Heartbeat: Go with the flow in aortic stenosis?

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Aortic valve stenosis (AS), at the simplest level, is mechanical obstruction to left ventricular (LV) outflow with severity best described by the high velocity or pressure gradient across the valve or the small valve opening area. More recently, the importance of adverse left ventricular (LV) changes in patients with aortic valve disease has led to a new classification of AS to include measures of LV function and volume flow rate as follows: (1) high gradient severe AS with a transvalvular velocity ≥4 m/s or mean gradient ≥40 mm Hg, (2) low-flow low-gradient severe AS with reduced ejection fraction (<50%), and (3) low-flow low-gradient severe AS with normal ejection fraction and a stroke volume index ≤35 ml/m2.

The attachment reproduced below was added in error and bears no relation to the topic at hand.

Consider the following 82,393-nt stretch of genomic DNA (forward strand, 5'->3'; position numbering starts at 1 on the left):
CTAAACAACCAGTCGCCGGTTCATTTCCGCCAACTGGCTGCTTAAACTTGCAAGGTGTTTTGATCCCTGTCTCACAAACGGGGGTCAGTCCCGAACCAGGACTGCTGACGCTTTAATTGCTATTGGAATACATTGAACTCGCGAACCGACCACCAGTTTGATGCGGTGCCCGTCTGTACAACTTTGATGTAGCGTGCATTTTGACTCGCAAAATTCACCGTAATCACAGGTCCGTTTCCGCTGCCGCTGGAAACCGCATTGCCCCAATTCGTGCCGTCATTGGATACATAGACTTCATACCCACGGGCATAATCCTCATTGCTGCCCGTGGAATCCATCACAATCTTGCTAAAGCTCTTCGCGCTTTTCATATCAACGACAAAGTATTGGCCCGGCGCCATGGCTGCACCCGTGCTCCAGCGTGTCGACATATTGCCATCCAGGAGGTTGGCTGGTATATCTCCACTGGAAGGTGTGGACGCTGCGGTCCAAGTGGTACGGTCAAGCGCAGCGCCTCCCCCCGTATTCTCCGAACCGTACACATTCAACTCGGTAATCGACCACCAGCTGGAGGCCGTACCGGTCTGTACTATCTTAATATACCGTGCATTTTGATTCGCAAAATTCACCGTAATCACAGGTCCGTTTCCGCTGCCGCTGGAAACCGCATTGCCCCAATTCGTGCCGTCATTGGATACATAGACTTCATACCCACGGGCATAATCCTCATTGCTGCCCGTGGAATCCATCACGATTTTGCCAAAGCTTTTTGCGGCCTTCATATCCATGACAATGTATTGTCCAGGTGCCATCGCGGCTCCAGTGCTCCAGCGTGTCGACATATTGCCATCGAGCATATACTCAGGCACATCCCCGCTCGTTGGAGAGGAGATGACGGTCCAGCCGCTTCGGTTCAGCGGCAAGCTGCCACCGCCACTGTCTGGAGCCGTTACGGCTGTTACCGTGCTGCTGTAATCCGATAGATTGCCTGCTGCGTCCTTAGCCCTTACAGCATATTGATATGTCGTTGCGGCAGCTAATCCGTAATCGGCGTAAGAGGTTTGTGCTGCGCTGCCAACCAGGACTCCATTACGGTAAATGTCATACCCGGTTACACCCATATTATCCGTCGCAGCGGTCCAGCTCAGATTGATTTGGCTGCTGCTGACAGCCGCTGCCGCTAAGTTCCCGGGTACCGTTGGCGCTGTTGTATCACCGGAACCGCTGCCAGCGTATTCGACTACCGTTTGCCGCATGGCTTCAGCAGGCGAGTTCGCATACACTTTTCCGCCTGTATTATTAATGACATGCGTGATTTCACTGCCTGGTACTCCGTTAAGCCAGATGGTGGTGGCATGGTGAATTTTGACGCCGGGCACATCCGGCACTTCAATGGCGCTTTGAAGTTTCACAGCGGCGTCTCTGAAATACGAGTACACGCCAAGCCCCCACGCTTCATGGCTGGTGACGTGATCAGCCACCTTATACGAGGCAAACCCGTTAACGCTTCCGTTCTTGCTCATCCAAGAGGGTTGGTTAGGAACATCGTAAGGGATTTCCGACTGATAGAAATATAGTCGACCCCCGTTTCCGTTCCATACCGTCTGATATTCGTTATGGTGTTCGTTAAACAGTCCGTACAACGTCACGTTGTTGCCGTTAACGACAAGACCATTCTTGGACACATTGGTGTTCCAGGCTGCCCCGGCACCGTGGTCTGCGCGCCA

In this issue of Heart, Capoulade and colleagues (see page 934) examined the differential value of measures of AS severity versus LV function for prediction of valve-related events and for all cause mortality in a consecutive series of 1065 patients with AS undergoing echocardiography. At baseline, 53% had severe AS, 17% had a low LV ejection fraction and 34% had a low stroke volume index. The findings confirm previous studies showing that parameters of AS severity, including maximum velocity, mean gradient and valve area, are the strongest predictors of valve related events (figure 1). However, the only multivariate predictors of all cause mortality were LV …

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